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Resources / FAQs



1. Who is the Malaysian Aviation Commission (MAVCOM)?

The Malaysian Aviation Commission (MAVCOM) is an independent body set up under the Malaysian Aviation Commission Act 2015 to regulate economic and commercial matters relating to civil aviation.

Our goal is to promote a commercially viable, consumer-oriented and resilient aviation industry which supports the nation’s economic growth. MAVCOM’s functions include regulating economic matters relating to the civil aviation industry; providing a mechanism for protection of consumers; providing a mechanism for dispute resolution between aviation industry players; administering and managing air traffic rights; and advising the Government, administering and managing routes under public service obligations.

2. What are the responsibilities of MAVCOM?

MAVCOM is responsible for a range of aviation-related matters, including to:

  • regulate economic matters relating to the civil aviation industry;
  • provide a mechanism for protection of consumers;
  • provide a mechanism for dispute resolution between aviation industry players;
  • administer and manage air traffic rights; and
  • advise the Government, administer and manage routes under public service obligations.

3. What is the background of MAVCOM’s establishment?

MAVCOM’s establishment was first proposed in the 11th Malaysia Plan (11MP) as a means to better structure the civil aviation industry. This eventually led to the Malaysian Aviation Commission Act 2015 being passed in Parliament. Following this, the Commission was officially set-up on 1 March 2016.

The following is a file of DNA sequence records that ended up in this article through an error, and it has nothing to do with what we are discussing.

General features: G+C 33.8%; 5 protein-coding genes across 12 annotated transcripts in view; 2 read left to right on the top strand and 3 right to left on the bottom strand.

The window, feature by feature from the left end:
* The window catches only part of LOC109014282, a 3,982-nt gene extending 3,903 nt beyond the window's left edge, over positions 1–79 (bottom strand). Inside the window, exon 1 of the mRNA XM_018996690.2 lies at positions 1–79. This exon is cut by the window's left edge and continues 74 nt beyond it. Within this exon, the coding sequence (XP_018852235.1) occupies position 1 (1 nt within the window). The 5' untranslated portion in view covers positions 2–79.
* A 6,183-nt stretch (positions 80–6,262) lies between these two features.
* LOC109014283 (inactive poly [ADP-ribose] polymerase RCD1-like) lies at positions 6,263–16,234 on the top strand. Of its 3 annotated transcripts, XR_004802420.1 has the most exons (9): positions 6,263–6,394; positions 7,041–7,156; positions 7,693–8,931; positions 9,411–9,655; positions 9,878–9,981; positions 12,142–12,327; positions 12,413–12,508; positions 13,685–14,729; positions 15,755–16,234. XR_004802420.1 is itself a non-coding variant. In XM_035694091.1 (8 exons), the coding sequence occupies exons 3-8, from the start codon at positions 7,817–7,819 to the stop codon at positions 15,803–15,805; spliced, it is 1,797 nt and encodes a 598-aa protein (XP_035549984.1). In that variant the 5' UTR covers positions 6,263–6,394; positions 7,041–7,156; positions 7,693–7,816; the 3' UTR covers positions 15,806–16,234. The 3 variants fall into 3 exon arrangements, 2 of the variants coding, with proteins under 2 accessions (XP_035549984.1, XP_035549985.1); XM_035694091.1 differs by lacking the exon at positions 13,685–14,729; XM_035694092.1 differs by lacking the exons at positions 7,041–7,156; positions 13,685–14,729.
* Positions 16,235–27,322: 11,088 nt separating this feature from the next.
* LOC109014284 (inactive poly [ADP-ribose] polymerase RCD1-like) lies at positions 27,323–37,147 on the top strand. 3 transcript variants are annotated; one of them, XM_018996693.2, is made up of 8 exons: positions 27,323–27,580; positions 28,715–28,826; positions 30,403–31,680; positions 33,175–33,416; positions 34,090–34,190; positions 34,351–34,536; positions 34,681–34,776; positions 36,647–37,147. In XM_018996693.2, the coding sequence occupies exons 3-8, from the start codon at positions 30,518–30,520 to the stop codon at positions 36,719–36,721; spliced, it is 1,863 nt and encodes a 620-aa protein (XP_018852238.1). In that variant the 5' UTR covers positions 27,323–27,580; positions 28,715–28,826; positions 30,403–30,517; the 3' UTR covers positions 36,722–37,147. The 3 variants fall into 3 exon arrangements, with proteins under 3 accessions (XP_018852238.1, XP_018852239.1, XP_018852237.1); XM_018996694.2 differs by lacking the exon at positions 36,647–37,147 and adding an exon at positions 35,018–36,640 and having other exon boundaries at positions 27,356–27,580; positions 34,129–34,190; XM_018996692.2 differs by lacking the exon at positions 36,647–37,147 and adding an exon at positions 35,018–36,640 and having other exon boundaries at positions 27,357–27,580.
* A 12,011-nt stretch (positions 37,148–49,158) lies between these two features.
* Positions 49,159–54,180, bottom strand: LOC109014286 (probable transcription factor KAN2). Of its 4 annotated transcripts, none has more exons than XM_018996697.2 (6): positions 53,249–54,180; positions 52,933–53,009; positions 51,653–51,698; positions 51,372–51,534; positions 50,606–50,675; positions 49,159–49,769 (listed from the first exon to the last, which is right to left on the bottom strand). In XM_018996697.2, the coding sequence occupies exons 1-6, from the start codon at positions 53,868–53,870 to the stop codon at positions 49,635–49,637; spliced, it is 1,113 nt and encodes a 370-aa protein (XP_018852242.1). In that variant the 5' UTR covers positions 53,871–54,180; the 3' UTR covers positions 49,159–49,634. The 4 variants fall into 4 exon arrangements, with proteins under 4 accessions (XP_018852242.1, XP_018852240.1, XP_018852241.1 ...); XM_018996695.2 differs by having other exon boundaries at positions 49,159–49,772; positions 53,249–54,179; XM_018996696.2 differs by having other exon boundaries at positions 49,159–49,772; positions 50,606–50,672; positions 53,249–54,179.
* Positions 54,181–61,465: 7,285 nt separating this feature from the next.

Malaysian Aviation Commission Act 2015

1. How can I learn about the Malaysian Aviation Commission Act 2015?

You can download the entire Act via this link.

Consumer Complaints

1. As a consumer, how do I lodge a complaint with MAVCOM?

First, we recommend that you contact the relevant airline or airport to give them the opportunity to resolve the issue. If you are not satisfied with the airline’s or airport’s response, you can submit a complaint to us via our online form.

2. What are the aviation-related matters I can complain to MAVCOM?

We will accept complaints relating to any aviation services in Malaysia. Feel free to contact us if your complaint is about any airline or airport service which involves flights either landing or taking off from Malaysia.

3. How can I follow up on the status of my submitted complaint?

You will receive an acknowledgement email with your case reference number after submitting your complaint. Keep this reference number to check on the status of your complaint through our Check Status page. 

4. I forgot my case reference number. How do I find it?

You can email us at and we will assist to retrieve it for you.

5. What happens after I submit my complaint?

MAVCOM reviews and evaluates all complaints within 14 days of receiving them. We then forward all legitimate complaints to the relevant airlines and/or airports for them to respond.

The airlines and/or airports must resolve your complaint within 30 days. Following that, MAVCOM reviews their resolution and, if need be, will make a decision on the outcome.